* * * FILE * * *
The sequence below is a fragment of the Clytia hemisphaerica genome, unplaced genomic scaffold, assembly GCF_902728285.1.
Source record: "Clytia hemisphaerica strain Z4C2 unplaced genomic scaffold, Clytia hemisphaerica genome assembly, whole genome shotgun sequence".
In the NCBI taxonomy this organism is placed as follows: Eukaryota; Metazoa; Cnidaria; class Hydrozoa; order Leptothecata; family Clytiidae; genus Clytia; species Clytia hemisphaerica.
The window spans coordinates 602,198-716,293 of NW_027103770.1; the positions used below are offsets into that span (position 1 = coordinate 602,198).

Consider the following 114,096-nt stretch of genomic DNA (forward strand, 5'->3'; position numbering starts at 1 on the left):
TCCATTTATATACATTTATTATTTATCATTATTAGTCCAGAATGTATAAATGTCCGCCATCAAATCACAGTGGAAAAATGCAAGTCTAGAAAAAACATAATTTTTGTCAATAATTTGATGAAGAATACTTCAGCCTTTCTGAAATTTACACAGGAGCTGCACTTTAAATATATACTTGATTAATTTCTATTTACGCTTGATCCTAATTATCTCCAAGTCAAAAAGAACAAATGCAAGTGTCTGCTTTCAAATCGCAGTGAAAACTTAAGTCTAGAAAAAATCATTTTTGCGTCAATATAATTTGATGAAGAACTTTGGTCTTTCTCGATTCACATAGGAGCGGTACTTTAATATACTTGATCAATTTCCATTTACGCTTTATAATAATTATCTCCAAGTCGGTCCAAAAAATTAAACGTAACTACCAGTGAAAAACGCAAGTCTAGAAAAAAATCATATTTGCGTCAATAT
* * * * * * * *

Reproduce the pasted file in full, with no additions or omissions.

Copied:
The sequence below is a fragment of the Clytia hemisphaerica genome, unplaced genomic scaffold, assembly GCF_902728285.1.
Source record: "Clytia hemisphaerica strain Z4C2 unplaced genomic scaffold, Clytia hemisphaerica genome assembly, whole genome shotgun sequence".
In the NCBI taxonomy this organism is placed as follows: Eukaryota; Metazoa; Cnidaria; class Hydrozoa; order Leptothecata; family Clytiidae; genus Clytia; species Clytia hemisphaerica.
The window spans coordinates 602,198-716,293 of NW_027103770.1; the positions used below are offsets into that span (position 1 = coordinate 602,198).

Consider the following 114,096-nt stretch of genomic DNA (forward strand, 5'->3'; position numbering starts at 1 on the left):
TCCATTTATATACATTTATTATTTATCATTATTAGTCCAGAATGTATAAATGTCCGCCATCAAATCACAGTGGAAAAATGCAAGTCTAGAAAAAACATAATTTTTGTCAATAATTTGATGAAGAATACTTCAGCCTTTCTGAAATTTACACAGGAGCTGCACTTTAAATATATACTTGATTAATTTCTATTTACGCTTGATCCTAATTATCTCCAAGTCAAAAAGAACAAATGCAAGTGTCTGCTTTCAAATCGCAGTGAAAACTTAAGTCTAGAAAAAATCATTTTTGCGTCAATATAATTTGATGAAGAACTTTGGTCTTTCTCGATTCACATAGGAGCGGTACTTTAATATACTTGATCAATTTCCATTTACGCTTTATAATAATTATCTCCAAGTCGGTCCAAAAAATTAAACGTAACTACCAGTGAAAAACGCAAGTCTAGAAAAAAATCATATTTGCGTCAATAT